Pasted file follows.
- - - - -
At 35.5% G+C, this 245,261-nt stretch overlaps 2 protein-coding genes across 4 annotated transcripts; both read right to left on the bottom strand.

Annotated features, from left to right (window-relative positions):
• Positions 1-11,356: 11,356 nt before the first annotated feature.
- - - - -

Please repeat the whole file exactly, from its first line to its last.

At 35.5% G+C, this 245,261-nt stretch overlaps 2 protein-coding genes across 4 annotated transcripts; both read right to left on the bottom strand.

Annotated features, from left to right (window-relative positions):
• Positions 1-11,356: 11,356 nt before the first annotated feature.